1. Things most certainly do not always go as planned.
Despite your best efforts, planning in advance, creating a rough agenda, or whatever it may be, traveling and living in general while abroad do not always turn out exactly as expected. A friend and I planned a weekend trip to Milan. We bought the train tickets and booked a hostel on a Thursday night, and had a list of restaurants, clubs and general areas we wanted to hit. Additionally, we had mapped out distances between the places we’d be and wanted to be. Upon our arrival, we were slightly disoriented and a lot of what we had planned ended up being counterproductive. Instead we spent the day wandering around the city, ending up at Milan’s Duomo, which is astoundingly beautiful. We ended up sitting in the piazza with some wine, people watching and talking until dinnertime. Rather than getting frustrated and bummed out about the unexpected, we went with it and decided to explore the city without any sort of direction or plan, and this ended up being one of our most memorable days/experiences.
2. Going with the flow and keeping a positive attitude are essential.
When plans don’t materialize or go as expected, go with it and definitely make the most of it (see point 1). Wandering around for example can bring you to some of the best places, or past some of the most obscure places that you wouldn’t have noticed otherwise. Ask locals for restaurant recommendations. Laugh at the fact that you have to run a little over a mile back to the station to make your train. When I reflect on my time abroad, I remember the things that went wrong and my positive reactions to them the most. I remember laughing/running to catch my train back to Florence from Bologna and I remember wandering around Milan for hours spending quality time with my friend. The way you react to these situations is crucial.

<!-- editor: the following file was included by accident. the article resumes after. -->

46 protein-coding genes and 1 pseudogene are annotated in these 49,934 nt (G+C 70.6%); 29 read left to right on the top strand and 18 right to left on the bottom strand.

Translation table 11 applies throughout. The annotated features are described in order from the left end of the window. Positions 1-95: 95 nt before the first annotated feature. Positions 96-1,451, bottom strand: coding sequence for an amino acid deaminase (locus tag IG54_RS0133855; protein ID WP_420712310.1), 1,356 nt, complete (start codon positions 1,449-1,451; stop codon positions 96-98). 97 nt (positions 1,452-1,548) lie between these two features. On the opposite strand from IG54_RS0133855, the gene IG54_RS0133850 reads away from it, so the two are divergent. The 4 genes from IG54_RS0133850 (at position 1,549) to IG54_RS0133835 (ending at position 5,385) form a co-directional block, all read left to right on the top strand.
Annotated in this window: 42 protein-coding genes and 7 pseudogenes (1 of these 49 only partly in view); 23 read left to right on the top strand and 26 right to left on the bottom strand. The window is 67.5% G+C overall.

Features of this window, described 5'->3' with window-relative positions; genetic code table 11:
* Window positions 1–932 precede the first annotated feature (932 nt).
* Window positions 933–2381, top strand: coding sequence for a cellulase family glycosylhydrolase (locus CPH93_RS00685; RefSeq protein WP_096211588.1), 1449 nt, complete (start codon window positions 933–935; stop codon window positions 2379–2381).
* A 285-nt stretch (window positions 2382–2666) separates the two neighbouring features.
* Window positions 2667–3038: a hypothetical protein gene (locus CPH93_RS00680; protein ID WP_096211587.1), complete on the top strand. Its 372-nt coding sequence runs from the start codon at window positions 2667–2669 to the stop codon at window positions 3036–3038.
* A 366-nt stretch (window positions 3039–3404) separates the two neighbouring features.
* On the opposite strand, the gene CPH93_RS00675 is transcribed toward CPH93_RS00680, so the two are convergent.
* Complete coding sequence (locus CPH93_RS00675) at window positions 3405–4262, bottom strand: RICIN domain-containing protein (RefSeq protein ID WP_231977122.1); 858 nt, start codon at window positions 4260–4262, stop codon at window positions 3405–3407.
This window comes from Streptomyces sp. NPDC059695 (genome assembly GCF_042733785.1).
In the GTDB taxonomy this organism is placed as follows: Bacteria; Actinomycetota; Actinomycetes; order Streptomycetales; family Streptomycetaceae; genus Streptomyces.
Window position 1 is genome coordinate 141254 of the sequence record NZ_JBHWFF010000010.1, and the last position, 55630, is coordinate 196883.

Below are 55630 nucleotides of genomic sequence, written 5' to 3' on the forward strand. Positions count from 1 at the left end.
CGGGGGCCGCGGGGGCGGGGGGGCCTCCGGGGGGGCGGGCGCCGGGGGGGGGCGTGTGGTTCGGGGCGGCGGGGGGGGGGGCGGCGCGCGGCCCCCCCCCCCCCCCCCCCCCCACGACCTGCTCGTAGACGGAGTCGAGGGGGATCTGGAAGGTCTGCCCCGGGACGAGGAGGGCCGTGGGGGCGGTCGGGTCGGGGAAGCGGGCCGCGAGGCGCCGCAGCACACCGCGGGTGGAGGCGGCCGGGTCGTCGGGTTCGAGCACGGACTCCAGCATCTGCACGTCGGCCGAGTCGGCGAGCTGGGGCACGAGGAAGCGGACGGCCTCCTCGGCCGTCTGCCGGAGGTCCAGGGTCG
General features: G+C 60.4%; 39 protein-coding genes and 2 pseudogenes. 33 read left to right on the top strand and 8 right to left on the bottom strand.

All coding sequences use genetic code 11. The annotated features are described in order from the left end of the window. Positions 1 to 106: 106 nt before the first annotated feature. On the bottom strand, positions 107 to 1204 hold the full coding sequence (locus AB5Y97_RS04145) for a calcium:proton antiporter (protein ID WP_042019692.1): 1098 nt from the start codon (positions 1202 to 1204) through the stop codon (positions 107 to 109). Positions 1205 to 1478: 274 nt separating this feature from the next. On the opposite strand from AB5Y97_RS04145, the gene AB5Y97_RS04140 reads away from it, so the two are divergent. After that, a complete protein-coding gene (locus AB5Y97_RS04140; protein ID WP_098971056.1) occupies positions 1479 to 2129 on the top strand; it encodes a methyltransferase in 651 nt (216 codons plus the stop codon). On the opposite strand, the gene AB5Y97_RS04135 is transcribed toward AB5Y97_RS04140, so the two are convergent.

3. Homesickness may come in waves, or not at all.
I wasn’t homesick for 99% of the time. The 1% of the time I spent being homesick was the result of something absolutely ridiculous and I regret it. You will more likely than not miss the little things like Chipotle, guac, and Goldfish like I did, but you’ll survive the 3.5 months without them simply because you don’t really have a choice and because they all taste so much better after waiting. If you’re homesick for other reasons, try to focus on what a great experience being abroad is and the fact that you will never have the same experience/opportunity ever again. Even if you come back to the place you’re studying, it will be with different people, at a different time, and you will be a different person. So if you get homesick, absolutely do not let it get in the way of enjoying and making the most of your time, because more often than not the reasons contributing to the homesickness are trivial compared to all the awesome things you’re experiencing abroad.
4. Do, see, or try something new everyday.
Really though. It doesn’t matter if it’s a food you’ve never tried or a site you’ve never seen or a route you’ve never walked. Do something unusual or out of the ordinary every single day. Make a point of going to a new museum or restaurant or walking a different way to class or exploring a new area of the city. Not only do these things help you to get to know a place better, but more importantly they help you get to know yourself better.